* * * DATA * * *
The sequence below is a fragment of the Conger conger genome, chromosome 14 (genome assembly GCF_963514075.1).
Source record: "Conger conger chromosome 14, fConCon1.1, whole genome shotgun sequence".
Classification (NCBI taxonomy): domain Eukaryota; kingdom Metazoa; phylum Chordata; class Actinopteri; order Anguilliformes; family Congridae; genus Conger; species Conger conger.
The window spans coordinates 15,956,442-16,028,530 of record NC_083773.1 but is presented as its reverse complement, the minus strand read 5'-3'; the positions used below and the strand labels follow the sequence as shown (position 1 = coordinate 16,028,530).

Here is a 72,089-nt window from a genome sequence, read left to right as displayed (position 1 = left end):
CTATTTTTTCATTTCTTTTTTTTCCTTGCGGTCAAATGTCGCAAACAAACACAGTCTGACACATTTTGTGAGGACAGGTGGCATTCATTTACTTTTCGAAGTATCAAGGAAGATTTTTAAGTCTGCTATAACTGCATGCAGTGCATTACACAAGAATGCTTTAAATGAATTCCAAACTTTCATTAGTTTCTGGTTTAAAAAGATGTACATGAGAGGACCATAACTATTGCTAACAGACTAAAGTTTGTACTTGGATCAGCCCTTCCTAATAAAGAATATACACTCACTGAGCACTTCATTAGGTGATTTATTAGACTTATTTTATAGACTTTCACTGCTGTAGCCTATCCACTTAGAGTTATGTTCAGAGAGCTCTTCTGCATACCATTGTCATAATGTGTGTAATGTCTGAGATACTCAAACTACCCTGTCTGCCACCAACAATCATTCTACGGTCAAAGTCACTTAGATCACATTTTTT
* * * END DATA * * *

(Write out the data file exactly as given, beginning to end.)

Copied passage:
The sequence below is a fragment of the Conger conger genome, chromosome 14 (genome assembly GCF_963514075.1).
Source record: "Conger conger chromosome 14, fConCon1.1, whole genome shotgun sequence".
Classification (NCBI taxonomy): domain Eukaryota; kingdom Metazoa; phylum Chordata; class Actinopteri; order Anguilliformes; family Congridae; genus Conger; species Conger conger.
The window spans coordinates 15,956,442-16,028,530 of record NC_083773.1 but is presented as its reverse complement, the minus strand read 5'-3'; the positions used below and the strand labels follow the sequence as shown (position 1 = coordinate 16,028,530).

Here is a 72,089-nt window from a genome sequence, read left to right as displayed (position 1 = left end):
CTATTTTTTCATTTCTTTTTTTTCCTTGCGGTCAAATGTCGCAAACAAACACAGTCTGACACATTTTGTGAGGACAGGTGGCATTCATTTACTTTTCGAAGTATCAAGGAAGATTTTTAAGTCTGCTATAACTGCATGCAGTGCATTACACAAGAATGCTTTAAATGAATTCCAAACTTTCATTAGTTTCTGGTTTAAAAAGATGTACATGAGAGGACCATAACTATTGCTAACAGACTAAAGTTTGTACTTGGATCAGCCCTTCCTAATAAAGAATATACACTCACTGAGCACTTCATTAGGTGATTTATTAGACTTATTTTATAGACTTTCACTGCTGTAGCCTATCCACTTAGAGTTATGTTCAGAGAGCTCTTCTGCATACCATTGTCATAATGTGTGTAATGTCTGAGATACTCAAACTACCCTGTCTGCCACCAACAATCATTCTACGGTCAAAGTCACTTAGATCACATTTTTT